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Photo: Bloomberg
Photo: Bloomberg
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Fed’s Bostic says strong recovery could open door to bond taper this year

  • Atlanta Fed chief also says he isn’t worried about risk levels in financial markets or recent rise in long-term Treasury yields

Federal Reserve Bank of Atlanta President Raphael Bostic said that if the economy snaps back quickly this year, the Fed may be able to start paring back its bond-buying stimulus efforts later in the year.

Mr. Bostic said he is open to slowing the central bank’s $120 billion-a-month Treasury and mortgage bond buying if the economy is performing well. “A lot of it will depend on how the virus and the vaccine distribution goes; but if it goes well, if we learn quickly, I think that there’s some good upside potential there" for the economy, and Fed policy will need to react to that, he told reporters Monday after a virtual appearance.

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Mr. Bostic’s comments on Fed asset buying come as he is about to take one of four rotating voting slots allocated to regional Fed bank presidents on the interest-rate-setting Federal Open Market Committee this year.

At the December FOMC meeting, officials indicated their near-zero short-term rate target would stay there for several years. Officials also pressed forward with their bond-buying efforts, which are designed to support markets and keep long-term borrowing costs low.

While the coronavirus pandemic continues to rage, the arrival of vaccines is raising hopes for the economy, and with that, the possibility the Fed may be able to pull back on some of its support. A number of Fed officials recently have indicated that they either can’t offer a prediction on bond buying, or that the program likely would continue for the whole year at its current pace.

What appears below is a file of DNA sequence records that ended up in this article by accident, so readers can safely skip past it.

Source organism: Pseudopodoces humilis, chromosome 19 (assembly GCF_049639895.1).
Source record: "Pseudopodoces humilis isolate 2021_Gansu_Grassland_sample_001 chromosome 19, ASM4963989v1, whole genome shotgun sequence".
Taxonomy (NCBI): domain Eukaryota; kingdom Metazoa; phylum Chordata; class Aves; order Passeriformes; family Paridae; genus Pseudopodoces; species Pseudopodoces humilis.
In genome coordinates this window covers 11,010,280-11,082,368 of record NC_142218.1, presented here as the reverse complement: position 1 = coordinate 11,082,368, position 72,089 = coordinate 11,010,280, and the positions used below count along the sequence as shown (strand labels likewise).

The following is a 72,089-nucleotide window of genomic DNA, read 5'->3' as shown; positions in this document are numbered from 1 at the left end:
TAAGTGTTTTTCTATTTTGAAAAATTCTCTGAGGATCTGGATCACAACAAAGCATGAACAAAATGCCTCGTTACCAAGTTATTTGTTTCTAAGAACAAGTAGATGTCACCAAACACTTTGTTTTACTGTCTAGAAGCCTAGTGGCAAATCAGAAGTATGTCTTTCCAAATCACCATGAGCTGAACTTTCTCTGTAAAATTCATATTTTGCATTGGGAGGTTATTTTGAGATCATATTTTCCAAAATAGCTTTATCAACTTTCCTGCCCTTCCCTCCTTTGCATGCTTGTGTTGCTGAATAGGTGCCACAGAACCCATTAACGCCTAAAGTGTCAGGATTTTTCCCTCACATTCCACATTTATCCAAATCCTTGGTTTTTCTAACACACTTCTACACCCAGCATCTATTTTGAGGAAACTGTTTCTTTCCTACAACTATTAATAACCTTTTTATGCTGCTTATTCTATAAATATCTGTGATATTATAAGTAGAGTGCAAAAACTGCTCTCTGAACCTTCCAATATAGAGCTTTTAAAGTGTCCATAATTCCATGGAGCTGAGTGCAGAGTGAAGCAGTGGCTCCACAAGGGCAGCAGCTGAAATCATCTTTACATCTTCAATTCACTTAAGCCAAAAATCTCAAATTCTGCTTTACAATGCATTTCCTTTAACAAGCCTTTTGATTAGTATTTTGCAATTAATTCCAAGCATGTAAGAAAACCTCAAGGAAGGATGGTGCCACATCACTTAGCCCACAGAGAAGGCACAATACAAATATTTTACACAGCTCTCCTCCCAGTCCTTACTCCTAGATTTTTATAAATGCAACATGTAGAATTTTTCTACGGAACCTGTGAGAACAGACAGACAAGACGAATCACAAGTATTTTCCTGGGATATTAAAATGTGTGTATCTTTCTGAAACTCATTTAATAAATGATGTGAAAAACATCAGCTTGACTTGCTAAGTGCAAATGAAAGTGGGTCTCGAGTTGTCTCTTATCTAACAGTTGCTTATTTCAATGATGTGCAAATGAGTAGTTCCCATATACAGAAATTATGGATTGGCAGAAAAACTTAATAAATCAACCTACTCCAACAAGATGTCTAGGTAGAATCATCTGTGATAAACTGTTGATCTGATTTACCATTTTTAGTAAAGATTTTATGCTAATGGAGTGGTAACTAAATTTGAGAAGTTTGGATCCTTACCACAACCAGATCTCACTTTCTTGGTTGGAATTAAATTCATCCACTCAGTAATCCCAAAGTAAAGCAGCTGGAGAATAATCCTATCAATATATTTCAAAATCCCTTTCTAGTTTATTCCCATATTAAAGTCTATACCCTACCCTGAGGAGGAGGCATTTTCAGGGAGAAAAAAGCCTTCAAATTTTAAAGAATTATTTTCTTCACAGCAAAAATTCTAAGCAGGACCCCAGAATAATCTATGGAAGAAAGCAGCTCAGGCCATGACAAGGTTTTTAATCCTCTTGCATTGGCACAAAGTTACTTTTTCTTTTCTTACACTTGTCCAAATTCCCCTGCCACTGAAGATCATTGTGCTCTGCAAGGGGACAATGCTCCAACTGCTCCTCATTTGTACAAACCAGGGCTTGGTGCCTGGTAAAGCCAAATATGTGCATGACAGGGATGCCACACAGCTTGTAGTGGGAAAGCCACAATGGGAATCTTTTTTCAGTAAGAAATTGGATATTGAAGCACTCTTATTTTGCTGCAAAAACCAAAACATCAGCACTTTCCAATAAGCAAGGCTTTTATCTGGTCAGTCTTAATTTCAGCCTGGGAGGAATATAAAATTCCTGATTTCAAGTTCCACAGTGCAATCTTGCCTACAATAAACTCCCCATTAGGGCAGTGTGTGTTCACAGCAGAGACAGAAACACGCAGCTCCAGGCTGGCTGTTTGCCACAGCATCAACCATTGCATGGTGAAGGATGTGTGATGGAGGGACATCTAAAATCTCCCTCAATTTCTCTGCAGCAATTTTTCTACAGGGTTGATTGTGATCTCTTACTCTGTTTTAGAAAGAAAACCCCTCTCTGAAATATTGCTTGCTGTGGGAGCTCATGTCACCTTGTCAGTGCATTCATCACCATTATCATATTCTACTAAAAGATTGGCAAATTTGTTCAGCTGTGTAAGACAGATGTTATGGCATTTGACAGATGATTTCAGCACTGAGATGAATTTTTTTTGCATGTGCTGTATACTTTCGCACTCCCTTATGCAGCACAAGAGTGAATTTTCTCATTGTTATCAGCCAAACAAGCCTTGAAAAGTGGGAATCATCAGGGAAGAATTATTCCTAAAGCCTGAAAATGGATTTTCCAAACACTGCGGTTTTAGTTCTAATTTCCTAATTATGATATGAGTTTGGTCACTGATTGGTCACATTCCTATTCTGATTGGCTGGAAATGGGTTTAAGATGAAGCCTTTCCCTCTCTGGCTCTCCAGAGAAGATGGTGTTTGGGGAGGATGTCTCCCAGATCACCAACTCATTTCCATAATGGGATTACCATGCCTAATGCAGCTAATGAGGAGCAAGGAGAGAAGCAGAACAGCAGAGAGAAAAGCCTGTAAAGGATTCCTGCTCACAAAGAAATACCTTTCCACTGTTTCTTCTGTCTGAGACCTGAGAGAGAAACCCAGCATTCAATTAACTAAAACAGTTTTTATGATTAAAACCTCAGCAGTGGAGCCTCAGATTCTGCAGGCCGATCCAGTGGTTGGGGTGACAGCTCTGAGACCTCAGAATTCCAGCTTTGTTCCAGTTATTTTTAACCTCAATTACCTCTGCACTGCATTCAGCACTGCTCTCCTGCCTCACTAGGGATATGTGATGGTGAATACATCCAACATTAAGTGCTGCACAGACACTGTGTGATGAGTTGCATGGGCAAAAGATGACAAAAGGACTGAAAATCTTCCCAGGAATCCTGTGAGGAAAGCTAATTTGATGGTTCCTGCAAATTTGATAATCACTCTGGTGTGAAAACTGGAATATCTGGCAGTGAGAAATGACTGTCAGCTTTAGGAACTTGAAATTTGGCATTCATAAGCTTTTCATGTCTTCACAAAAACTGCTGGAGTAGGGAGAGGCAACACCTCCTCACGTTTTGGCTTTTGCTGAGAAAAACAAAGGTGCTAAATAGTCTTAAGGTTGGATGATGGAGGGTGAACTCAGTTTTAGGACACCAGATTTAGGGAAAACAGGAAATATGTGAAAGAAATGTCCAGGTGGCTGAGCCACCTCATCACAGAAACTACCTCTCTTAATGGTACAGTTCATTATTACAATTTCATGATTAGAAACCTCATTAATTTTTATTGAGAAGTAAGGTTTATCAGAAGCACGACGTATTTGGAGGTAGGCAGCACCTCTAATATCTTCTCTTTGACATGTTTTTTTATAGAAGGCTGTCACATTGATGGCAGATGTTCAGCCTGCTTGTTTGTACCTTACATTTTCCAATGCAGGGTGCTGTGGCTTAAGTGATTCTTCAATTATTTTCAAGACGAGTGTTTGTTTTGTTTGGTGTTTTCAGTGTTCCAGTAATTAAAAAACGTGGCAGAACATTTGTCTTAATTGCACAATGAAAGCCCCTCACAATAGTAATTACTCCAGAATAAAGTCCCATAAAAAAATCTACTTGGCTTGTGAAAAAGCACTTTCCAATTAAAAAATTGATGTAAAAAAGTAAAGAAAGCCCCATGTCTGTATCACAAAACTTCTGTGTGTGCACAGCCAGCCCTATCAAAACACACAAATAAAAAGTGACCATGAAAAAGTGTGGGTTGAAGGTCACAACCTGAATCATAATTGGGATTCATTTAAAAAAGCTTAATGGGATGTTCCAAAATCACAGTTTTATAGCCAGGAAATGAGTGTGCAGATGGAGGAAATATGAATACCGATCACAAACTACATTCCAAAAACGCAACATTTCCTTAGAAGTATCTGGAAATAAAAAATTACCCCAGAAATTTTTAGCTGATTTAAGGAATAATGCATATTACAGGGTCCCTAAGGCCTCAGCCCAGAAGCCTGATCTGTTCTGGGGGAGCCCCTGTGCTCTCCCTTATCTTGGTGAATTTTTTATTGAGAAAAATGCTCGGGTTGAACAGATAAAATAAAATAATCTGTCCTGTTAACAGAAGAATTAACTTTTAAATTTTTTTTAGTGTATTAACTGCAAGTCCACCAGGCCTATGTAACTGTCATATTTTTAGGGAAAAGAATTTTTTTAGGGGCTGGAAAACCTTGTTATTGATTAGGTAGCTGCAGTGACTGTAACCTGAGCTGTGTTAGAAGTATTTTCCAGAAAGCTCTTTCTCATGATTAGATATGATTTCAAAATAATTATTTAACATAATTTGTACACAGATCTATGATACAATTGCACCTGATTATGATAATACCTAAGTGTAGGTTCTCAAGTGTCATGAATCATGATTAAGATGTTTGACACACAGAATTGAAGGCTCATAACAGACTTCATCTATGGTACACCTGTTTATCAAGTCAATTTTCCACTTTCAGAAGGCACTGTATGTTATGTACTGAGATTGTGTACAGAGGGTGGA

In an appearance on CNBC on Monday, Thomas Barkin, leader of the Richmond Fed and a fellow 2021 FOMC voter, declined to say what he expects to happen with the bond buying effort. “We’ve given outcome guidance, not date guidance," he said. Mr. Barkin said the Fed will pull back when it sees a lot of progress being made on lowering the unemployment rate and moving inflation back up and over the central bank’s 2% target.

In a separate appearance on Monday, Dallas Fed leader Robert Kaplan said that while the U.S. economy is likely to face a rough few months as virus cases surge, he believes vaccines will help propel a recovery that could see growth hit 5% this year, with the jobless rate possibly falling from its current 6.7% rate to between 4.5% and 4.75%.

Mr. Kaplan said now is not time for the Fed to pull back on aid, but added that if the recovery goes as expected, the central bank could consider slowing the pace of bond buying later this year.

In his comments to reporters, Mr. Bostic said central bank watchers should understand that conditions could change in an unpredictable economic climate, and that could open the door to pulling back on asset buying. By making sure the public knows this could happen, it can help tamp down on volatility, Mr. Bostic said.

“Long lead times and communication are actually really important," Mr. Bostic said. “If we’re going to be in a place where, you know, late 2021 could even potentially be in play, you’ve got to start hinting toward that" well ahead of the shift happening.

“A lot will happen between now and the end of the year, and a lot of that has upside potential, and I think that’s the larger point to be made," he said.

Mr. Bostic said a complex mix of factors will drive his thinking on monetary policy, including the recovery rate of overall activity, vaccination rates and job and inflation data.

Mr. Bostic also said he isn’t worried about risk levels in financial markets or the recent rise in long-term Treasury yields.

This story has been published from a wire agency feed without modifications to the text.

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